Apple's iTunes App Store may be the biggest mobile application around, but it's not much of a revenue generator for the company.
The company claims it runs the App Store at "a bit over break-even" and, according to an analysis by Piper Jaffray analyst Gene Munster, that is indeed the case. Extrapolating from metrics provided CEO Steve Jobs during his WWDC keynote earlier this month--$1 billion paid to developers for 5 billion free and paid app downloads--Munster figures the App Store has contributed only $189 million to Apple's total gross profit since it launched.
That's about 1 percent of the company's $33.7 billion gross profit during the same period.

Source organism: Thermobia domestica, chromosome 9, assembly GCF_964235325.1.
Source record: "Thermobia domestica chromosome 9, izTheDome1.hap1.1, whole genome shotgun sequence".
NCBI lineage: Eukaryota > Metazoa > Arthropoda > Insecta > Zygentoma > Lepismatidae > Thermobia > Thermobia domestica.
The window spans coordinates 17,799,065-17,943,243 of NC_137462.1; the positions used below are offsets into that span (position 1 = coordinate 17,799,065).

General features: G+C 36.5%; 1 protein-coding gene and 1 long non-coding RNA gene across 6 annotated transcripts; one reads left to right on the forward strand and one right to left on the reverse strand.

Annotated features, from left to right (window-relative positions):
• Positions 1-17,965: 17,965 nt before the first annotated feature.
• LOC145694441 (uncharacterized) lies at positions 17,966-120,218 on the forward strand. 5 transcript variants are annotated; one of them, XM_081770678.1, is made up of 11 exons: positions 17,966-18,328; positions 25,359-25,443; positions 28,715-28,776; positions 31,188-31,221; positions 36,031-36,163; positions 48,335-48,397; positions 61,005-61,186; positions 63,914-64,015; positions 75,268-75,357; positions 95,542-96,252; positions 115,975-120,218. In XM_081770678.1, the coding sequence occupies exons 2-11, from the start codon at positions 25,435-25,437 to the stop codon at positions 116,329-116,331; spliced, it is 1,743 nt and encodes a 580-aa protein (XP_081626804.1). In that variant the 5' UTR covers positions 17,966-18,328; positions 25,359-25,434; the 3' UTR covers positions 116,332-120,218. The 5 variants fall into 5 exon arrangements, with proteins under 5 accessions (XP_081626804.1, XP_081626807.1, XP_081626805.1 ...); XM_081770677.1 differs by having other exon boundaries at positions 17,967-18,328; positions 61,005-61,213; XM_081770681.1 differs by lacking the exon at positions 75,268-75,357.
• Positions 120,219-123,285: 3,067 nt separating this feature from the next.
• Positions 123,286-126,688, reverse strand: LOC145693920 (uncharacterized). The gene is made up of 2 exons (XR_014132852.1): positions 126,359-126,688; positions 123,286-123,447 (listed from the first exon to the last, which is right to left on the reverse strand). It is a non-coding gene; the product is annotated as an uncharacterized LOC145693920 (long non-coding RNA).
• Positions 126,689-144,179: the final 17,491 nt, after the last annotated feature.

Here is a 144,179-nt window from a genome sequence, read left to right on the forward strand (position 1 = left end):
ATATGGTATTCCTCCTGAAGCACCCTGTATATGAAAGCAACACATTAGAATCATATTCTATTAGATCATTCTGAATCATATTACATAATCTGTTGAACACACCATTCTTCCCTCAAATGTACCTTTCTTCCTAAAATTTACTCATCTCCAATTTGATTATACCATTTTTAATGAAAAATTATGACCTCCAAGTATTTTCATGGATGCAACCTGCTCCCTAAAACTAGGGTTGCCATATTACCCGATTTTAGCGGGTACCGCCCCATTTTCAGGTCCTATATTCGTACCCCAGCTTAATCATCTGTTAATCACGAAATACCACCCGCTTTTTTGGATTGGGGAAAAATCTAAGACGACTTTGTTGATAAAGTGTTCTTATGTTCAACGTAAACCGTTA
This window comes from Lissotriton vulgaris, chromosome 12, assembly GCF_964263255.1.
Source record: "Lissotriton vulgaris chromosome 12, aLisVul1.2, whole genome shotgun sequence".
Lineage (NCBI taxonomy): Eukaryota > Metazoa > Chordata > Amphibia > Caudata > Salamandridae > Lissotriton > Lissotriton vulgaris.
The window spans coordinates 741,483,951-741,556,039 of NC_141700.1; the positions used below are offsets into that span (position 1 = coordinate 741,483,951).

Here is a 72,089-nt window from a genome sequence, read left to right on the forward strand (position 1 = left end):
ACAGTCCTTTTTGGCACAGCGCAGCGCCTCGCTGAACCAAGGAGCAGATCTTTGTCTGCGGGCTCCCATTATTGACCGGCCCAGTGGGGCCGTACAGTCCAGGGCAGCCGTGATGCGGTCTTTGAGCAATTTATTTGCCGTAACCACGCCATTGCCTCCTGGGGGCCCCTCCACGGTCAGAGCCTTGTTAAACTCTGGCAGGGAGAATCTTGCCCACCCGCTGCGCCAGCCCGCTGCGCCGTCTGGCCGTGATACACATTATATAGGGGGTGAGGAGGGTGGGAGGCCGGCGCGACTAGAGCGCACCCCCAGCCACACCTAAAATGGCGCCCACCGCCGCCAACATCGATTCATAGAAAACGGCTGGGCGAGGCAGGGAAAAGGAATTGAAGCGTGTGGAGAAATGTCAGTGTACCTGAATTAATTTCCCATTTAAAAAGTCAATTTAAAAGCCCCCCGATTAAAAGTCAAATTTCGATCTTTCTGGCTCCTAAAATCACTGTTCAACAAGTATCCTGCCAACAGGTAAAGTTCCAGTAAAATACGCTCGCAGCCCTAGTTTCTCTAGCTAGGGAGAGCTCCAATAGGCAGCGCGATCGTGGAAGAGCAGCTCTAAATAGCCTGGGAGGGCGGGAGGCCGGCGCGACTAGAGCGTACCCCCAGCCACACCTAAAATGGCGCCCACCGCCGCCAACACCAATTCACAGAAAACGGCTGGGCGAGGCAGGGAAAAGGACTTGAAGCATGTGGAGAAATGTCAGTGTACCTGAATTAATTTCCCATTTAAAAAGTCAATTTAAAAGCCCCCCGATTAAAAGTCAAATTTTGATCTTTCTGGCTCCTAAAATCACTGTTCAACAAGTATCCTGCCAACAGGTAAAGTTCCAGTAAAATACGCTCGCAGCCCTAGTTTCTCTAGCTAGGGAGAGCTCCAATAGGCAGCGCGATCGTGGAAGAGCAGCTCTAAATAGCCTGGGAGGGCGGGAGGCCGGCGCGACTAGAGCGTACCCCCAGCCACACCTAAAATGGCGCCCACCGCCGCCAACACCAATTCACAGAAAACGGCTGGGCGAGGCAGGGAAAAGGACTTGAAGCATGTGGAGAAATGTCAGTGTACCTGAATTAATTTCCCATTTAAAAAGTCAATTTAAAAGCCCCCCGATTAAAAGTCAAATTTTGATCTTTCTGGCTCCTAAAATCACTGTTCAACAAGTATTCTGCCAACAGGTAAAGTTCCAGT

"Using a pricing scheme similar to iTunes, with 70 percent ($1.04) to the developer, $0.20 plus 2 percent of the ASP ($0.23) to the credit card company, and 1 percent ($0.02) per app for processing (storage & delivery), Apple's App Store gross margin on revenue from paid apps ($428 million since launch) is about 44 percent, or $189 million in gross profit," Munster explains. "This does not factor in the roughly $81 million Apple has spent since launch to store and deliver the 4 billion free apps that have been downloaded."
So while App Store sales are through the roof, Apple's certainly not making a killing from them. But that's never been the point, anyway. Like iTunes itself, the App Store's purpose is to drive hardware sales. It's a secondary business.
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